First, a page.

For the first time since construction workers topped off 1 World Trade Center in May, the Durst Organization this morning unveiled a crisp, white-walled model office space that tenants could be replicating as early as next year. Replete with floor-to-ceiling windows and unobstructed views of the city, office spaces below the 64th floor will command $75 per square foot.
“This is the beginning of a big year for us as we begin our transformation from a construction site to an office building,” said Jordan Barowitz, director of external affairs for Durst, before introducing the project’s director of leasing, Eric Engelhardt.
“What we’ve done here is taken the first and biggest step in being able to showcase what the office space can look like for tenants,” Mr. Engelhardt added.
Designed to replicate a number of different office layouts, including traditional office space and open-plan creative space, the 63rd floor will become the Durst Organization’s de facto sales office at the building, which stands 55 percent leased 14 months from opening in 2015. Despite remaining vacancy—no major corporate tenant has committed to 1 World Trade since Conde Nast—Durst representatives spoke with unbridled optimism about the building’s prospects.
Both Douglas Durst, chairman of the Durst Organization, and Mr. Engelhardt, director of leasing for 1 World Trade Center, hinted that advanced discussions with potential tenants were ongoing and announcements, if not imminent, were forthcoming.
“It was quite an effort between us and the Port Authority to get this place done, but by working together it was done very quickly and we are very impressed with how it has turned out,” Mr. Durst said to an assembled group of reporters.
The marketing center, designed by Gensler, is close to but not entirely recognizable as fully-outfitted office space. Duct work and fireproofing is still evident on much of the ceiling and approximately half of the floor remains under construction.
Other visitors to the space opined that space seemed smaller than expected . The 63rd floor’s interior—column free—is dominated by large service elevators, but views out the window can be experienced from as far as 45 feet within the space and design flexibility allows for variety of tenant fit-out options, according to a spokesperson for the developer.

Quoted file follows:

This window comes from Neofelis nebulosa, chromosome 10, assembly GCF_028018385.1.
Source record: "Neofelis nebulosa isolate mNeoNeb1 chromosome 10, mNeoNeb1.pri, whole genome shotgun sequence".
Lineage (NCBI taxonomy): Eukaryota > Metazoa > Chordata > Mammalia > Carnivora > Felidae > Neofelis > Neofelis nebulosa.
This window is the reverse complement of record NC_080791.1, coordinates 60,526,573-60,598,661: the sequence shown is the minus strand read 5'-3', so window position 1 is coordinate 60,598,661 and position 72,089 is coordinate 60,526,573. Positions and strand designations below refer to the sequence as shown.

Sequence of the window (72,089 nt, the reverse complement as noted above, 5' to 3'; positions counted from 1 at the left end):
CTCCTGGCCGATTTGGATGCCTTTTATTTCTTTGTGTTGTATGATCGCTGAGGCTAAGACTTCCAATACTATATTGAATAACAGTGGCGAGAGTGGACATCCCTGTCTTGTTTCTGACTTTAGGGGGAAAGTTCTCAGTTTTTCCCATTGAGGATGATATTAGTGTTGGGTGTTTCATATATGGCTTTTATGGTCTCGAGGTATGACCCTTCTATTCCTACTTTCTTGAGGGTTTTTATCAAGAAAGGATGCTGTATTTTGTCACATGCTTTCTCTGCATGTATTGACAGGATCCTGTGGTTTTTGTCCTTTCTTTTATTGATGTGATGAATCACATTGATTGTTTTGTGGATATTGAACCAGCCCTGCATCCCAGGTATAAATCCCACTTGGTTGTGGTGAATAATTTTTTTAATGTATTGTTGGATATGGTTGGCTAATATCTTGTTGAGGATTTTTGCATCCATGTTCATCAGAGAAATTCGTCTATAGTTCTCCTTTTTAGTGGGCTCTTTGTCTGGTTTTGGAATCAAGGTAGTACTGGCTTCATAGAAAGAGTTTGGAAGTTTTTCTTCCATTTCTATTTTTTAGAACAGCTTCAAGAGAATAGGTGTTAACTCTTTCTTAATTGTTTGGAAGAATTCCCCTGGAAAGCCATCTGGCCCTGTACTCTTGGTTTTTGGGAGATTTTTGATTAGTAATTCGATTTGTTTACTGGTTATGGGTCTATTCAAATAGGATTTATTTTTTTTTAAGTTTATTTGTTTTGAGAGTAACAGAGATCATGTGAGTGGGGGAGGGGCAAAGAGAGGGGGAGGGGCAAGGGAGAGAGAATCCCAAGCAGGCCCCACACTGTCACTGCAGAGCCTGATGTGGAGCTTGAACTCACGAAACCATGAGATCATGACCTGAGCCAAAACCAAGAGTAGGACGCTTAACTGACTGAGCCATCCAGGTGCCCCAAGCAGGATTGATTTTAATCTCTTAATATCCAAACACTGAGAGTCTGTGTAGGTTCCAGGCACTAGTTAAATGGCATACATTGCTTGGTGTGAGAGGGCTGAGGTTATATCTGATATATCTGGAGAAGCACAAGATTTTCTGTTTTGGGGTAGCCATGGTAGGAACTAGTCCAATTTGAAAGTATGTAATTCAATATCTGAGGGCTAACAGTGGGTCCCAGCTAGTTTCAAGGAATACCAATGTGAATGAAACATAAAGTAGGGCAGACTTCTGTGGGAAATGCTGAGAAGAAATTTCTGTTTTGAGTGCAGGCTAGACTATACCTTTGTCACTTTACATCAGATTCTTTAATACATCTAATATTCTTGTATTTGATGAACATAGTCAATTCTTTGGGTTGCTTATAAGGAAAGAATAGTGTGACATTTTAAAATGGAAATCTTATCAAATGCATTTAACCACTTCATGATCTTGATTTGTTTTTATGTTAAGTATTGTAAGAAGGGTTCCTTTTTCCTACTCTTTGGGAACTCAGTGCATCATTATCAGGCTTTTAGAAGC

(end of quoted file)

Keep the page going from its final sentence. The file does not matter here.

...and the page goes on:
“In fact the flexibility of the big expanse of column-free space – with views out the window from as far as 45 feet within — is one of 1WTC’s biggest selling points, allowing the widest possible design options,” said Steve Vitoff, a spokesman for the Durst Organization, in an email sent to The Commercial Observer.
Despite the morning haze that slowly began to burn off throughout the course of the tour, views in every direction are noteworthy.
To the south, Lower Manhattan and the Statue of Liberty dominate the skyline. Looking west, Battery Park City and Jersey City draw your attention. Northward, much of the island of Manhattan is visible. Finally, to the East, Frank Gehry’s 8 Spruce Street, the Brooklyn Bridge and Brooklyn itself can be seen a short distance away.
Tara Stacom, executive vice chairman at Cushman & Wakefield, and Mr. Engelhardt are responsible for heading up the leasing efforts. The marketing and leasing of the building is moving ahead of schedule, according to Ms. Stacom, who conceded that the three million-square-foot building is not expected to be fully leased upon opening.
Ms. Stacom was enthusiastic about the 100,000 square feet of pre-built space and build-to-suit space reserved for smaller tenants on the 45th and 46th floors. Interest in the program, she noted, is high.
Those potential tenants that make the trek up to the 63rd floor will be greeted by a wall displaying the potential monetary benefits. “Financial Incentives,” the display reads, before listing a variety of enticing add-ons, including $6 to $8 per square foot as of right benefits, reduced real estate taxes and “additional discretionary benefits.”